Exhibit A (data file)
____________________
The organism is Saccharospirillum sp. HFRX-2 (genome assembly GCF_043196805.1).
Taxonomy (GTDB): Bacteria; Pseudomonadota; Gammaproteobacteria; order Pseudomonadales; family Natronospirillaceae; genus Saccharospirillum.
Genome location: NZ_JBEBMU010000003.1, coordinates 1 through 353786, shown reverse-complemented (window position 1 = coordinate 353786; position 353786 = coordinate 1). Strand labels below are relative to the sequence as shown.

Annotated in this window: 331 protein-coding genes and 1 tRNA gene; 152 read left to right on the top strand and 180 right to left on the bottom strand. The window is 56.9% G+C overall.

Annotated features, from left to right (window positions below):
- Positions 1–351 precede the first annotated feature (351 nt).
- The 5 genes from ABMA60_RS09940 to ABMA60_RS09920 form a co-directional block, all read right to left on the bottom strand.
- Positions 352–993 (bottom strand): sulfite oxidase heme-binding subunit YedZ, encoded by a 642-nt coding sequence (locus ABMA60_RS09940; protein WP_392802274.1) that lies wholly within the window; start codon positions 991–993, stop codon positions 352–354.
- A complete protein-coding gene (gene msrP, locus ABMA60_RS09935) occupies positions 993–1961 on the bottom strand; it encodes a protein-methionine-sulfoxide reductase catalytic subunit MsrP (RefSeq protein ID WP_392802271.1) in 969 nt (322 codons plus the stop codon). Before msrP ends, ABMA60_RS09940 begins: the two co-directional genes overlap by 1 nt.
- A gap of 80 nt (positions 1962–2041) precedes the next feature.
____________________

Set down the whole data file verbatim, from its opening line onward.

The organism is Saccharospirillum sp. HFRX-2 (genome assembly GCF_043196805.1).
Taxonomy (GTDB): Bacteria; Pseudomonadota; Gammaproteobacteria; order Pseudomonadales; family Natronospirillaceae; genus Saccharospirillum.
Genome location: NZ_JBEBMU010000003.1, coordinates 1 through 353786, shown reverse-complemented (window position 1 = coordinate 353786; position 353786 = coordinate 1). Strand labels below are relative to the sequence as shown.

Annotated in this window: 331 protein-coding genes and 1 tRNA gene; 152 read left to right on the top strand and 180 right to left on the bottom strand. The window is 56.9% G+C overall.

Annotated features, from left to right (window positions below):
- Positions 1–351 precede the first annotated feature (351 nt).
- The 5 genes from ABMA60_RS09940 to ABMA60_RS09920 form a co-directional block, all read right to left on the bottom strand.
- Positions 352–993 (bottom strand): sulfite oxidase heme-binding subunit YedZ, encoded by a 642-nt coding sequence (locus ABMA60_RS09940; protein WP_392802274.1) that lies wholly within the window; start codon positions 991–993, stop codon positions 352–354.
- A complete protein-coding gene (gene msrP, locus ABMA60_RS09935) occupies positions 993–1961 on the bottom strand; it encodes a protein-methionine-sulfoxide reductase catalytic subunit MsrP (RefSeq protein ID WP_392802271.1) in 969 nt (322 codons plus the stop codon). Before msrP ends, ABMA60_RS09940 begins: the two co-directional genes overlap by 1 nt.
- A gap of 80 nt (positions 1962–2041) precedes the next feature.